Posts Tagged ‘Gandhi’


image via I Paid a Bribe

I still feel like there’s a shotput in stomach whenever I think back to one of the worst days of my life:  my husband and I had just moved to Bangalore from the US and we had to go to the Bangalore aiport to claim some items we had shipped over.  The nightmare began as soon as we entered customs – you can’t bring in this and this, actually you can’t bring in any of this.  We only had books and a high resolution computer monitor – but they were medical books that my husband needed for his work – so of course their eyes were bulging rupees.

I don’t remember the exact amount of the “facilitation fee” we ended up paying – I think around 50,000 rupees (gulp!).  But I do remember feeling utterly powerless and completely helpless.  I even cried from fear when I was seperated from my husband for a brief moment (these men were obviously “above the law” so you can imagine what I was thinking…).

Corruption in India is the single reason I never felt safe living there.  Because, apparently, you can even get away with murder (see the Jessica Lall Murder Case, as dramatized in this year’s critically-acclaimed film No One Killed Jessica).

But there seems to be a new wave of hope sweeping over India – a grassroots movement in favour of empowerment of the people.  The movement is fueled in part by the leadership of Anna Hazare and by social media.  Check out – a website where people can anonymously report incidents of corruption and tell the world what department was involved, the circumstances and how much they were forced to pay.  Genius!

Wherever you are in the world, I urge you to take part in this movement:  Join the Facebook pages of India Against Corruption and of I Paid a Bribe and spread the word to your friends and family.  If you live or travel to India and are forced to “pay up” – report it on IPaB.  As members of the Indian diaspora, we can help India be free and independent from corruption.  The web and social media makes it easy for all of us to have our voices heard.  And the strength is in the numbers:  India (finally) ratified the UN Convention against Corruption last month.

Gandhi gave the world Satyagraha.  India is now on the brink of breaking free from another captor – in a novel way that could yet again set an example for the world (Chinese activists have already copied IPaB’s model).  So, please, join the Anti-Corruption Movement – it is real, it has a leader and it’s gaining speed fast.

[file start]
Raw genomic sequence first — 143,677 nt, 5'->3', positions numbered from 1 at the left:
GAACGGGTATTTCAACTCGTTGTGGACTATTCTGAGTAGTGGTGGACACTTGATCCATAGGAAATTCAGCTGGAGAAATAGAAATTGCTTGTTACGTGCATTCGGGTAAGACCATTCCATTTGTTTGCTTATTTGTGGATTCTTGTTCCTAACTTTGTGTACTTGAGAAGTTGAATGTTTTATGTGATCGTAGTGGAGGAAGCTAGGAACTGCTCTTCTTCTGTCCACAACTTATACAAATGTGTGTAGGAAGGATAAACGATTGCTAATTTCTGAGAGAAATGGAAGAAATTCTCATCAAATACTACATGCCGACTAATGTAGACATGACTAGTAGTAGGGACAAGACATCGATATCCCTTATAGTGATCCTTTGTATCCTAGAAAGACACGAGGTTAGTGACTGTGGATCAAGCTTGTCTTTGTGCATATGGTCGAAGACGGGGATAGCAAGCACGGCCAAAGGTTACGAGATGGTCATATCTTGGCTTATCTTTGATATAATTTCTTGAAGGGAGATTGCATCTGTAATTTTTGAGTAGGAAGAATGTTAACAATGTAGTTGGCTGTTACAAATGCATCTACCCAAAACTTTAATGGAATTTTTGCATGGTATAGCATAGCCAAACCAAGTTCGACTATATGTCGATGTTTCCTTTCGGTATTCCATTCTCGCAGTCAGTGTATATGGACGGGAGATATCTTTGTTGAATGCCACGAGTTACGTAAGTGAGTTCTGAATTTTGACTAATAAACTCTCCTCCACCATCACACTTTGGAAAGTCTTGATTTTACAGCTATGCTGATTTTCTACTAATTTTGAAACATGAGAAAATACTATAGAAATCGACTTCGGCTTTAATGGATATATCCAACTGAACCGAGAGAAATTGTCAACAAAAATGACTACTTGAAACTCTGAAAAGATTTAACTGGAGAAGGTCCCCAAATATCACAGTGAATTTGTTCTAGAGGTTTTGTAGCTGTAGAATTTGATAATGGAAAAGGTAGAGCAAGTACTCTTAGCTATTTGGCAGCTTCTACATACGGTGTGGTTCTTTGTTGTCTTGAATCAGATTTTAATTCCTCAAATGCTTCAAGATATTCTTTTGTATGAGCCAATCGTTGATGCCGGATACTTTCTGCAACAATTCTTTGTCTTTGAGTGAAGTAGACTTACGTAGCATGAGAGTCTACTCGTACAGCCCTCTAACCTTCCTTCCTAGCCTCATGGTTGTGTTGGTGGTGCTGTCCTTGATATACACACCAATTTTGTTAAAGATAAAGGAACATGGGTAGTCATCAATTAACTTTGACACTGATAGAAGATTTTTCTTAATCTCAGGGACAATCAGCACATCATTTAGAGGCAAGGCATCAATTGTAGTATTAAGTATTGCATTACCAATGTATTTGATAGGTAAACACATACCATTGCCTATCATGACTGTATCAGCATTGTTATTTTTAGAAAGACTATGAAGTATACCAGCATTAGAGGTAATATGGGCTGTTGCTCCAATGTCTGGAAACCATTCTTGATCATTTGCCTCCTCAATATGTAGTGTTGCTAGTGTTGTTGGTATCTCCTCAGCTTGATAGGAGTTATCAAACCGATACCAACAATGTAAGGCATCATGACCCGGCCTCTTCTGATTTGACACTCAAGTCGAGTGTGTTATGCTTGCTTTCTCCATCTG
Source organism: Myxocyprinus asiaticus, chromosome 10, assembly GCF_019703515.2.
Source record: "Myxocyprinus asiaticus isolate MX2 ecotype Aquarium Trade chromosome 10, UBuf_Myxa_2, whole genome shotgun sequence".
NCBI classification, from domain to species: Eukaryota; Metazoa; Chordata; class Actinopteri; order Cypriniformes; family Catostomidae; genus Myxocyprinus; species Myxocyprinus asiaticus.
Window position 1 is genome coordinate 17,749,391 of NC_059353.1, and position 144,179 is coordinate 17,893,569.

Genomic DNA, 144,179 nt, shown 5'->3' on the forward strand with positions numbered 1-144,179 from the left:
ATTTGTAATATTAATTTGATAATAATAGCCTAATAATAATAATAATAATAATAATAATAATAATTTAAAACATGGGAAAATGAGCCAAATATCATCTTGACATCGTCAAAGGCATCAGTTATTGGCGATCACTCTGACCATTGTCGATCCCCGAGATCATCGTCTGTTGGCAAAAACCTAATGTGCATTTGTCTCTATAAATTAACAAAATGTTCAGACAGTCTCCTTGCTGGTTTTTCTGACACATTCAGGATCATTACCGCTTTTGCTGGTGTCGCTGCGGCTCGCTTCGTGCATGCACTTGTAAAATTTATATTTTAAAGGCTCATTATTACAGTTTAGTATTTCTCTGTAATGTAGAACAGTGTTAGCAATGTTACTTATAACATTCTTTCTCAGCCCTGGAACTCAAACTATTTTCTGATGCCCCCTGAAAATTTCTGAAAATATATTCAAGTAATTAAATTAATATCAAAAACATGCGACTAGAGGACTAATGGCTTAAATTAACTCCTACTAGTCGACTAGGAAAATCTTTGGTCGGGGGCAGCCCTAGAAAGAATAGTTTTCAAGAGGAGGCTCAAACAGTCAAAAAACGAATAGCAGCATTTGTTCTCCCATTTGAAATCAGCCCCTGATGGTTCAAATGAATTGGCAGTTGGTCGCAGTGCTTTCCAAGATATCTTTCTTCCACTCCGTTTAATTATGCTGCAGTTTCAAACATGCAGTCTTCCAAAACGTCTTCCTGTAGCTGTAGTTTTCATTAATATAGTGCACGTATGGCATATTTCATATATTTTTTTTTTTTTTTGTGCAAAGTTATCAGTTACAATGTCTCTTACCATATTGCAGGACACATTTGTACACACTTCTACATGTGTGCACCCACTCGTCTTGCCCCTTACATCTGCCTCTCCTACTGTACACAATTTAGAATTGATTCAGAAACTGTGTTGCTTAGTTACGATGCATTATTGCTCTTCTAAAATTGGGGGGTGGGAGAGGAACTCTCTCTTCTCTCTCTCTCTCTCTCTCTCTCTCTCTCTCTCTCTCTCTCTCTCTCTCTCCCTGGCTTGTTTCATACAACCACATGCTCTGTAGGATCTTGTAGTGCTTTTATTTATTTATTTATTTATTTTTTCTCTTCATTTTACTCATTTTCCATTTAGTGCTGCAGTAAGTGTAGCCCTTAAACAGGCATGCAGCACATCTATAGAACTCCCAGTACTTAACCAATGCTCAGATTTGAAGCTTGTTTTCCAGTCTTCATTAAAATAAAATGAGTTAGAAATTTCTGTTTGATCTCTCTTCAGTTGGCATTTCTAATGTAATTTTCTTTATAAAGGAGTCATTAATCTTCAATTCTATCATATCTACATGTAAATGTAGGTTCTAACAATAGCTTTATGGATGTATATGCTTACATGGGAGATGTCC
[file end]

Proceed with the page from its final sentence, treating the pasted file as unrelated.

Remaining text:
We owe our children a corruption-free India!


Gandhi Jayanti is tomorrow, October 2nd – so make sure to pay your respects to our Great Father.  We’ll be having a little cupcake party with stories, like we did last year (read last year’s Gandhi Jayanti post here).  If my kids were a little older, I think creating a timeline of Gandhi’s life using a Montessori-style Black Line would be a great weekend activity.

The Montessori Black Line – pictured above –  is a simple black strip marked with tick-marks showing relative scale of time.  It’s an interactive, hands-on way for kids to learn about history – they simply place a picture (or a card with a descriptive paragraph) along the line in logical progession.  The Black Line is used to illustrate almost anything – from the evolution of humankind to a timeline of a child’s life.

If you are so inclined, you can purchase a Black Line here – it’s coveniently pre-marked by decade.  Of course, you can just as easily  make one of your own.  You can use a simple timeline of Gandhi’s life – like the one found here – or you can stretch the project over a few weekends with more elaborate detail.

Maybe we’ll do this next year.  It’s still cupcakes this time around.  Happy Birthday, Gandhiji!


In case you and the kids are bored at the beach…

First things first,  Sri Ganesh Ji:

Image by Barcroft Media


Image by Sudarsan Pattnaik


Image by Sudarsan Pattnaik

The Taj Mahal:

Image by Sudarsan Pattnaik

Gandhi, as sculpted in the Italian town of Jesolo:

Image by Reuters/Michele Crosera

All but the Gandhi sculpture were sculpted by internationally renowned sand artisit Mr. Sudarsan Pattnaik, who grew up on the shores of Puri in Orissa.  You can learn more about him and the Sudarsan Sand Institute at  Talk about a self-made man!

World Cup Fever!
Author: Gnaana

Are you excited?  I certainly am.  For those of you who know me well, you know I have a soft spot for South Africa.  Maybe it’s because I was so moved by Mandela’s autobiography (recommended on our In The Gnaana page), or maybe it’s because Gandhi spent over 20 year there.  I don’t know – but I have Mandela quotes framed and was weak in my knees when I met Archbishop Desmond Tutu while living in Bangalore.  So the fact that South Africa is the first African nation to host this World Cup is more than just a historical event – it’s pure symbolism of the unity of sports.

Will South Africa be able to pull off a home town win against Mexico on opening day?  Or will the US be able to upset England?  The kids and I will certainly be watching.  (Game schedule here).

Now India didn’t qualify – BUT did you know that a group of Indian kids won the Street Child World Cup held in Durban, South Africa earlier this year?  India was one of 8 countries to participate in this groundbreaking event – organized by UK Human Rights organization Amos Trust as a “celebration of the potential of street children.  The tournament garnered attention and support from David Beckham and Archbishop Tutu, among others.  You can read about (and support) this inspirational organization on their website.  The video brought tears to my eyes.